2013-04-18 / Columns

Picture this: So many images and little reality

A column by Patti Brandt

I’m one of those people who hates having my picture taken.

So in a world that has become obsessed with documenting everything — and I mean everything — I am driven nuts.

Everywhere I go my friends want to get a picture of all of us doing whatever it is we’re doing. Even if that’s nothing. They stretch out their arms and snap. If they look good, it doesn’t really matter that you got caught stuffing a huge bite of chocolate-dripping ice cream into your mouth, it goes on their Facebook page. Where there is absolutely nothing you can do about it.

None of us are immune. All of us are out there, posted on somebody’s page — maybe someone we don’t even know, in the background doing something stupid, something unattractive, something human. Like it or not, we’re all on ‘the cloud.’

These days, with digital pictures that don’t have to be developed at the local Fotomat, people are taking thousands of pictures of themselves from every angle and in every state of dress and undress. They’re taking pictures of themselves at every single place they go, even if that’s the bathroom at a local restaurant. And they’re taking pictures of themselves with everyone, like the ticket-taker at the movie theater. Huh?

Last summer three of my girlfriends from downstate came to visit. It was a perfect June day and we were on M-109 headed towards Empire. The road was tattooed with spots of sunlight beaming through a tunnel of vibrant green leaves. The car windows were open and the smell of the trees was streaming in. The birds were chirping and ... well, you get the picture.

I looked over at Gloria in my passenger seat. She was sending someone a picture of something, I think.

I looked in the mirror at Lisa and Tina in the back seat. They were trying to figure out how to use some app that would do something to their pictures, I think.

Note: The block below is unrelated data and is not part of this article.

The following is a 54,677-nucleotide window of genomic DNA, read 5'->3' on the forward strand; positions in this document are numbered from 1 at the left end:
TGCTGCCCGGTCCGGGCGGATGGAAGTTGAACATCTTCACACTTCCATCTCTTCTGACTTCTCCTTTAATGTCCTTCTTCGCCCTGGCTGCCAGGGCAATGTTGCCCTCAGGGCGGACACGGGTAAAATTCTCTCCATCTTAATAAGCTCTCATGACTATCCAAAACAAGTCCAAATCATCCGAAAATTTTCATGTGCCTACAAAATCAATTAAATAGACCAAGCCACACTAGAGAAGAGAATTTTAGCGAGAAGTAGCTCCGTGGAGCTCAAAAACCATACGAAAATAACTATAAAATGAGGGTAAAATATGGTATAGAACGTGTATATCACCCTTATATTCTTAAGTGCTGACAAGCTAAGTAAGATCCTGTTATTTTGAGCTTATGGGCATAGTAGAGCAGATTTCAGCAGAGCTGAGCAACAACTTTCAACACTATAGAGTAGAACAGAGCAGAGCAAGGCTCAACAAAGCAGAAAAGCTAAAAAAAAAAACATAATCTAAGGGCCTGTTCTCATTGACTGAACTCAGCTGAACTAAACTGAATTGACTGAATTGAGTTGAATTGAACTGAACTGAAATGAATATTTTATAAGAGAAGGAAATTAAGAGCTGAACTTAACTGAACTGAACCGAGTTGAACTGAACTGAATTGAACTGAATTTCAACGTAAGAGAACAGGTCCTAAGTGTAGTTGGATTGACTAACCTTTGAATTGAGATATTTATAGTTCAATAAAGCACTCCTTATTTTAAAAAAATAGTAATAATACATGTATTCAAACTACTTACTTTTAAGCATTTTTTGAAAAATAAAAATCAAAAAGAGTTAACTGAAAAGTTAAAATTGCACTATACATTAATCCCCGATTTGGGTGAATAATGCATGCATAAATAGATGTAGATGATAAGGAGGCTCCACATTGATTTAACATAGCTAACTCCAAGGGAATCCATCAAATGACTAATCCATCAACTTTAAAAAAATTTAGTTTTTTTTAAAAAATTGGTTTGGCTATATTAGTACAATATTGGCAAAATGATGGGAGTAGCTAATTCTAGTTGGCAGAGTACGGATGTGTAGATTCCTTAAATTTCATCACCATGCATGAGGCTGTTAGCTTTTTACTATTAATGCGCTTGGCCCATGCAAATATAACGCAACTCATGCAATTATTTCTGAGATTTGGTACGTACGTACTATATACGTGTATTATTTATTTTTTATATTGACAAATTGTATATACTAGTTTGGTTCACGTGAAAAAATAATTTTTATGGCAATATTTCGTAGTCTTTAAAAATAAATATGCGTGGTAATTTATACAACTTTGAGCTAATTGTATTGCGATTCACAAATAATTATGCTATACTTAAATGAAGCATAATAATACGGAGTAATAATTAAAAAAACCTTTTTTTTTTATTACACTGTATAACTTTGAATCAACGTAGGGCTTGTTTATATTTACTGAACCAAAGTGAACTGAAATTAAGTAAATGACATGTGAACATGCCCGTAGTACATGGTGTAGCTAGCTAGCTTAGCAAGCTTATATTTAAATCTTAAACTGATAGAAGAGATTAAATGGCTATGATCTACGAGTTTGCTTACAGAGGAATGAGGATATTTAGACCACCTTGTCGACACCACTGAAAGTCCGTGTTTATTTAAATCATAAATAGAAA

All three were oblivious to their surroundings. My inner mom came out and I yelled at them.

“Here we are in the most beautiful place in the world and none of you are even seeing it!”

They laughed, momentarily distracted by life.

We got to the Glen Lake Overlook at the Pierce Stocking Drive and, of course, there had to be a picture. Some lovely stranger offered to take it so we could all be in it, much to my chagrin. It’s out there somewhere, along with pictures of us at the beach, at the dunes, eating dinner, watching a movie and, no doubt, scratching our backsides.

I heard a blurb on The Rock Center on Friday about how people are living outside of their own memorable moments. That when they meet someone famous, like say, the pope/ the president/Paul McCartney, they hold up their devices and view the maybe once-in-a-lifetime moment from a screen that measures about 4 inches by 2 inches. They are so busy documenting the moment they aren’t even a part of it. They’ve missed it.

It will no doubt later be posted online so that everyone knows they “met” the pope/the president/Paul McCartney, but if they didn’t actually lay eyes on him, does it count?

It’s kind of like the proverbial tree in the forest. If no one heard it fall, did it really make a noise? If no one saw us in our moment, did it really happen?

Can’t we all just enjoy the moment? Why do we need proof that the moment existed? Can’t our moments exist in our heads? And in our hearts?

Maybe there’s more to it. Maybe it’s not the actual remembrance of the moment that we seek. Maybe what we seek is other people’s approval, or even envy, of our enjoyment of our moment. Perhaps we want them to know that we are living well and having fun, even if we’re not. Maybe in this day and age our image counts for more than our reality. Maybe, in the end, we are really just trying to fool ourselves.

If I was a little younger, a little thinner and was one of the blessedly photogenic people of the world I might just be one of the pictureobsessed. But I’m not. So I’m not going to post a picture of myself at my best angle taken from somewhere near my desk at the offices of the Leelanau Enterprise in Lake Leelanau.

Aren’t you lucky.

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